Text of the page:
There is a cinematic strings option on the ipad GarageBand app and I have died. There I am, dead. Awesomeness kills. CUE THE STRINGS.
ETA: Um, the end of Master and Commander where they’re playing together and plucking their fancy classical instruments like banjos? WHY YES, I DO BELIEVE I SHALL.
ETA 2: The Illusionist’s climax? The figuring-out part of A Beautiful Mind? Orinoco Flow’s Sail Away from that old cruise ad? ALL ARE MINE.
ETA 3: You know what would be really good? A short souped-up Chesil Beach, with some added content so we come to respect our characters’ intellectual chops and not just their fears, with an almost totally strings-dominated soundtrack and a specific theme constructed for the outdoor beach scenes. Some grand delicate thing on which to pan out over the sea from her standing there stonily at the end, which would keep playing as we fade to black for the white text summary that is the real ending. You’d have to have that theme keep playing as you read the text. It could be done so well.
Maurice Sendak makes me feel better about myself. Not in the usual sense people mean that—“well, at least I’m not him!”—but rather, if he feels no shame in taking the stands he does at his age, and if he also scoffs at acting like everything’s dewily perfect when you’re a little kid too, then I am completely within the realm of the okay, as fierce as I am at the age that I am.
At first I tried to do what I’ve resented others for trying—to reconstruct things exactly as they were. When the inevitable dawned on me—that, of course, no one was who they were anymore and could not be cajoled into being such—I improvised. I have a husband now, and he could sit where my sister used to, since she cannot be bothered to spend more than cursory amounts of time as a member of a family. I made the helpings we used to and had the sides we used to (except rolls; I forgot those), but I used recipes from a chapter only a little self-consciously titled Food For Coming Home. My dad, it turns out, has a deep and lasting love of artichoke hearts, which I used copious amounts of without knowing of this fondness. I put the vegetables in the indestructible brown container they always used to sit in—that I always bitched about having to take out and stir, because what teenage jerk thinks of how fragile these stable dinners will become? I used every skillet they own. I chased no one out, and worked actively to find things for my mom to help with, because I have zero desire to make anyone feel extraneous. No one is.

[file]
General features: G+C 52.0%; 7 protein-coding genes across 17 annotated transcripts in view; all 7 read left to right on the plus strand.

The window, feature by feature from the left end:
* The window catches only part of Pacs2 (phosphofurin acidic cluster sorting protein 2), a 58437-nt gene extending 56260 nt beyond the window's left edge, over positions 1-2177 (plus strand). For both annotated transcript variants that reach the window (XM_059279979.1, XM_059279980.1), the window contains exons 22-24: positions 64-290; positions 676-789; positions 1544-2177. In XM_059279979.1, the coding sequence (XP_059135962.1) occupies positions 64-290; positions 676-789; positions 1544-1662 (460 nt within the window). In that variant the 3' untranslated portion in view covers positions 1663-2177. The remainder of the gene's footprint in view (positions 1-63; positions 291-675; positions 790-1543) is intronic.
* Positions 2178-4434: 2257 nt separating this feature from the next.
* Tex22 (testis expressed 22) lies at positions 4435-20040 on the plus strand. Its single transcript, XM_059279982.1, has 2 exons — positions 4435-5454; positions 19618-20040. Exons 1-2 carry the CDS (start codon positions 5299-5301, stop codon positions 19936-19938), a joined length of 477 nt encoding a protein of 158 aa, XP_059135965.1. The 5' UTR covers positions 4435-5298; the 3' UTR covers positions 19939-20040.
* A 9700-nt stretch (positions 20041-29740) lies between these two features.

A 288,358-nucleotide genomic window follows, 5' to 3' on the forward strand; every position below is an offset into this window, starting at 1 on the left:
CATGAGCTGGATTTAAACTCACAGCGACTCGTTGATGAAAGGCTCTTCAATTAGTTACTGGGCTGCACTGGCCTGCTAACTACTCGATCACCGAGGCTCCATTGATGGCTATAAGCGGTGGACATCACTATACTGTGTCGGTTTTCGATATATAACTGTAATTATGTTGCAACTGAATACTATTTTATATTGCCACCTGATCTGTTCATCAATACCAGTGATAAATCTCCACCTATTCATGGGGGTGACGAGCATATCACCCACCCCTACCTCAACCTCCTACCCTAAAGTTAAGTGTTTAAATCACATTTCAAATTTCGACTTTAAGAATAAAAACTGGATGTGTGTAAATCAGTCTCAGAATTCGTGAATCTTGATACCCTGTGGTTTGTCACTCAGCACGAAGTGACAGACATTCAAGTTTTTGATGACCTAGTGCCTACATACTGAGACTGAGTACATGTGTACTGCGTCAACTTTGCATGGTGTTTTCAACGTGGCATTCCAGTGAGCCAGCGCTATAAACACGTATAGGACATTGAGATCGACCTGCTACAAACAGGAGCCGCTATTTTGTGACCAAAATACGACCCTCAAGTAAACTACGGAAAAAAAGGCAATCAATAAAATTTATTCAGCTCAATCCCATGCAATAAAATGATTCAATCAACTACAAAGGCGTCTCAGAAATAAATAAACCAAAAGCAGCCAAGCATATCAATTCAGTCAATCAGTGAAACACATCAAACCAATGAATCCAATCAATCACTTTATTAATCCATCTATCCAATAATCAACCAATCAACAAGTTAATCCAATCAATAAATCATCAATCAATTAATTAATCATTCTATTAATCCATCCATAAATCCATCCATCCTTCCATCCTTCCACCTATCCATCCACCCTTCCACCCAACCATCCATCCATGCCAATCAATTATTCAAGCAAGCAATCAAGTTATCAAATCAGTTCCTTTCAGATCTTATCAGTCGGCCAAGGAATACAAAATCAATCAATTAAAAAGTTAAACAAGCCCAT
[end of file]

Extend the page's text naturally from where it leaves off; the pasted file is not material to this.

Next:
I have used Mrs Dalloway to describe this, and I have used The Sims. Both are applicable, as scandalous as I suppose that might be to those under whose tutelage I studied Mrs Dalloway. I work very hard to create these moments of shelter. Perhaps World War I isn’t looming on the horizon but it’s no less important to have these moments of fullness and of familiarity that won’t last, but that let you forget for a little while that they won’t last. When I fill people up like this—I don’t just mean food—I want to disappear. To remain, but invisibly so, as the beneficent presence that pulled it all together, circling the scene and warding off discord and disappointment for as long as possible. I suppose part of me recognizes that for me to participate in the scene increases the likelihood of that end coming sooner. That isn’t morose; it’s simple fact. I have as little patience with insincerity as I do with bullying, and I take few steps to curtail my disgust when it arises.
So it is better for me to gather these people, and fill them with food and the feeling that they have been instrumental in its production. It is better for me to watch, and remember, and remind people when they have forgotten, that they were happy here. I am the one with all the videos of birthdays and anniversaries; with PDFs of well-worn recipe cards and photos of every benign gathering since I received, with reverence, my first flip-top Kodak camera with the little blue button at the top. I am the one with the memories. But I am not just a chronicler. I work actively to construct these scenes—lights, staging, props, the whole shebang. Because I am a poor actor. And because they need to be remembered, even if I never set foot on the stage.
“To be ignorant of evils to come, and forgetfull of evils past, is a mercifull provision in nature, whereby we digest the mixture of our few and evil dayes, and our delivered senses not relapsing into cutting remembrances, our sorrows are not kept raw by the edge of repetitions.”
—Sir Thomas Browne
Shelter is beautiful at times. There’s a lot of land in it, which always matters to me. But I suppose the most important part of it is the standing-over-you-with-stick-to-learn-a-lesson part.
At least I have a family to miss. Even though no one’s healthy now and all anyone can talk about is dying and disease and my sister is dating some bloodthirsty gun nut, I can remember building forts with the long bendy saplings my parents trimmed in a swathe in the side yard, and coloring book Saturdays, and clambering around Devil’s Den.
This narrator does a really good job of trying to tend memories like this like a dying fire, knowing she needs them to keep warm. But it’s a losing battle since everyone deserted her when she was too young, and the fire’s growing cold.
I can’t imagine what it’s like on the best of days to face a room full of other people’s children and know that they are in your care for the better part of the next six or seven hours — let alone what it must feel like to walk into your classroom this morning. The fact is as parents it is easy…